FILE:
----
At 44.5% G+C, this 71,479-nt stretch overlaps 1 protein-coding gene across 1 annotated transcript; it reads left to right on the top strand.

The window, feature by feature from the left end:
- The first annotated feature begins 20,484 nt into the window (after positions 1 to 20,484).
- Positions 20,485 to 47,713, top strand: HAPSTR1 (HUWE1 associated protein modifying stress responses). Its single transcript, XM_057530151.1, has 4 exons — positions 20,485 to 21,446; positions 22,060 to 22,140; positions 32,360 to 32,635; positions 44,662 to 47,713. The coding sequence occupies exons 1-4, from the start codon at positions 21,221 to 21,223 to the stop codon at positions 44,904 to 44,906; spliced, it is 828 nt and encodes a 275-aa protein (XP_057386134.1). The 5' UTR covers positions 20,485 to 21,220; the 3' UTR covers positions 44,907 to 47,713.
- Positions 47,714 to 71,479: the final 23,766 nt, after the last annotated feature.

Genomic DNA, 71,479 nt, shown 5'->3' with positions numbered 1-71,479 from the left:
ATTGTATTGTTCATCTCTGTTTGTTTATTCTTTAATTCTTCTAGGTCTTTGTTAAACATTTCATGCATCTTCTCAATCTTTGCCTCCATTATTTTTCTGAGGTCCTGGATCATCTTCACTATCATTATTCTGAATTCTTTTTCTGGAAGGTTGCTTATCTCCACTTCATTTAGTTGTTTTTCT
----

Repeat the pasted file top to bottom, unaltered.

At 44.5% G+C, this 71,479-nt stretch overlaps 1 protein-coding gene across 1 annotated transcript; it reads left to right on the top strand.

The window, feature by feature from the left end:
- The first annotated feature begins 20,484 nt into the window (after positions 1 to 20,484).
- Positions 20,485 to 47,713, top strand: HAPSTR1 (HUWE1 associated protein modifying stress responses). Its single transcript, XM_057530151.1, has 4 exons — positions 20,485 to 21,446; positions 22,060 to 22,140; positions 32,360 to 32,635; positions 44,662 to 47,713. The coding sequence occupies exons 1-4, from the start codon at positions 21,221 to 21,223 to the stop codon at positions 44,904 to 44,906; spliced, it is 828 nt and encodes a 275-aa protein (XP_057386134.1). The 5' UTR covers positions 20,485 to 21,220; the 3' UTR covers positions 44,907 to 47,713.
- Positions 47,714 to 71,479: the final 23,766 nt, after the last annotated feature.

Genomic DNA, 71,479 nt, shown 5'->3' with positions numbered 1-71,479 from the left:
ATTGTATTGTTCATCTCTGTTTGTTTATTCTTTAATTCTTCTAGGTCTTTGTTAAACATTTCATGCATCTTCTCAATCTTTGCCTCCATTATTTTTCTGAGGTCCTGGATCATCTTCACTATCATTATTCTGAATTCTTTTTCTGGAAGGTTGCTTATCTCCACTTCATTTAGTTGTTTTTCT